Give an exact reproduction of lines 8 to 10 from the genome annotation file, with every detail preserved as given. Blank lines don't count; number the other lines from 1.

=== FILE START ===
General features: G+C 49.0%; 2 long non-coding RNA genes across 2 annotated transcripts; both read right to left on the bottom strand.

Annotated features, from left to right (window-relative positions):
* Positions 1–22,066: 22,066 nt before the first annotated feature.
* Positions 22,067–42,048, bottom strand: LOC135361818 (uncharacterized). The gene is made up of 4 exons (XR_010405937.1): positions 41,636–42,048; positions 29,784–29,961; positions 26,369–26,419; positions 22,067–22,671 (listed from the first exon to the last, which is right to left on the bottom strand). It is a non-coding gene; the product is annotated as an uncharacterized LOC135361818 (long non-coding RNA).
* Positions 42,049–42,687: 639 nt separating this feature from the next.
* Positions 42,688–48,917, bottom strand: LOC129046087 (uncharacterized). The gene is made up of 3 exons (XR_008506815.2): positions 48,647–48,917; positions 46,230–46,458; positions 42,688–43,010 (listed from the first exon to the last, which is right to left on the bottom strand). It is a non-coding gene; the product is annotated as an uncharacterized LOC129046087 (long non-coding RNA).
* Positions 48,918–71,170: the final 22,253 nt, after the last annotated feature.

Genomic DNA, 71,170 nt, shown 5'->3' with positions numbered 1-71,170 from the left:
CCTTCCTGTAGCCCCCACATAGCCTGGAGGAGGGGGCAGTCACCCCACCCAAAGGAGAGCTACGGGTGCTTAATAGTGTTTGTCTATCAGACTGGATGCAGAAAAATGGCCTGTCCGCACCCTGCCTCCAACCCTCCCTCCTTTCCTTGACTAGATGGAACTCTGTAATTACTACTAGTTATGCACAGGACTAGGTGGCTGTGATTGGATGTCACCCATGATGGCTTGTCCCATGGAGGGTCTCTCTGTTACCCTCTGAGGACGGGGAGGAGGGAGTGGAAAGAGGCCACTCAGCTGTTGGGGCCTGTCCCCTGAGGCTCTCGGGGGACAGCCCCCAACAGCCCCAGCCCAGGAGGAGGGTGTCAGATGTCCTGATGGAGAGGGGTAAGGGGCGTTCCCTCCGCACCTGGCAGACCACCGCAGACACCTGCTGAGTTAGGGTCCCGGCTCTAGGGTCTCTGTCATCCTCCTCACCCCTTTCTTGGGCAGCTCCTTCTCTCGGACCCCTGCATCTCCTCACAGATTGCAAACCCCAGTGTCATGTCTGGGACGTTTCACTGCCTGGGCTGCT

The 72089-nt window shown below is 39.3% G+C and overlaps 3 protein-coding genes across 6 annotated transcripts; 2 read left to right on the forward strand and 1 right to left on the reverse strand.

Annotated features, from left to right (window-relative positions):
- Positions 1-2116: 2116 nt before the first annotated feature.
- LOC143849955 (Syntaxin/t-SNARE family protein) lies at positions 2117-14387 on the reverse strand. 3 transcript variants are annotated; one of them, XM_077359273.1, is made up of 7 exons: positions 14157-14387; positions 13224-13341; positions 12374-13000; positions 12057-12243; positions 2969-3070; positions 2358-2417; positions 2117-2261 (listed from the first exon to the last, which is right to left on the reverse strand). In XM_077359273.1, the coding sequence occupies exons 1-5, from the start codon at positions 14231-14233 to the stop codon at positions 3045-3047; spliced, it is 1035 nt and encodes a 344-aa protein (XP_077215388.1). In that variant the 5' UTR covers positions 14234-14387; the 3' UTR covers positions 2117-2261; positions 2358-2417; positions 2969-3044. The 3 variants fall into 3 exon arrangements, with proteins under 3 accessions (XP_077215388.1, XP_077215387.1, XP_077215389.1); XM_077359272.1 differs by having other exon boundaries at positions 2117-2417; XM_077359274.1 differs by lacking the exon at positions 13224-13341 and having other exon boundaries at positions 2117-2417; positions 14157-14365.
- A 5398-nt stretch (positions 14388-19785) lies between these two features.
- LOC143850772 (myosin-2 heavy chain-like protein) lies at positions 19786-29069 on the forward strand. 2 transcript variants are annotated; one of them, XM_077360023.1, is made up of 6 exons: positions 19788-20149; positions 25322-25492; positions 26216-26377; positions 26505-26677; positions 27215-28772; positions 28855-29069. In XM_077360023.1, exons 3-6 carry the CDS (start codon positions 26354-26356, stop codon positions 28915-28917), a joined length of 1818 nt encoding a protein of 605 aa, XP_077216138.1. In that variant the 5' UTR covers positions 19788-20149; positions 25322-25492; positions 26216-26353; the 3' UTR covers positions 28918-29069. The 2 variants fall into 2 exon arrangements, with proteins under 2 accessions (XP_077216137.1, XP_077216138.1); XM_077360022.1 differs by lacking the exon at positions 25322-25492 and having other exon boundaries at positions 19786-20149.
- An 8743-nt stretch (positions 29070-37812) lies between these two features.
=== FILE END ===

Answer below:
Genomic DNA, 71,170 nt, shown 5'->3' with positions numbered 1-71,170 from the left:
CCTTCCTGTAGCCCCCACATAGCCTGGAGGAGGGGGCAGTCACCCCACCCAAAGGAGAGCTACGGGTGCTTAATAGTGTTTGTCTATCAGACTGGATGCAGAAAAATGGCCTGTCCGCACCCTGCCTCCAACCCTCCCTCCTTTCCTTGACTAGATGGAACTCTGTAATTACTACTAGTTATGCACAGGACTAGGTGGCTGTGATTGGATGTCACCCATGATGGCTTGTCCCATGGAGGGTCTCTCTGTTACCCTCTGAGGACGGGGAGGAGGGAGTGGAAAGAGGCCACTCAGCTGTTGGGGCCTGTCCCCTGAGGCTCTCGGGGGACAGCCCCCAACAGCCCCAGCCCAGGAGGAGGGTGTCAGATGTCCTGATGGAGAGGGGTAAGGGGCGTTCCCTCCGCACCTGGCAGACCACCGCAGACACCTGCTGAGTTAGGGTCCCGGCTCTAGGGTCTCTGTCATCCTCCTCACCCCTTTCTTGGGCAGCTCCTTCTCTCGGACCCCTGCATCTCCTCACAGATTGCAAACCCCAGTGTCATGTCTGGGACGTTTCACTGCCTGGGCTGCT

The 72089-nt window shown below is 39.3% G+C and overlaps 3 protein-coding genes across 6 annotated transcripts; 2 read left to right on the forward strand and 1 right to left on the reverse strand.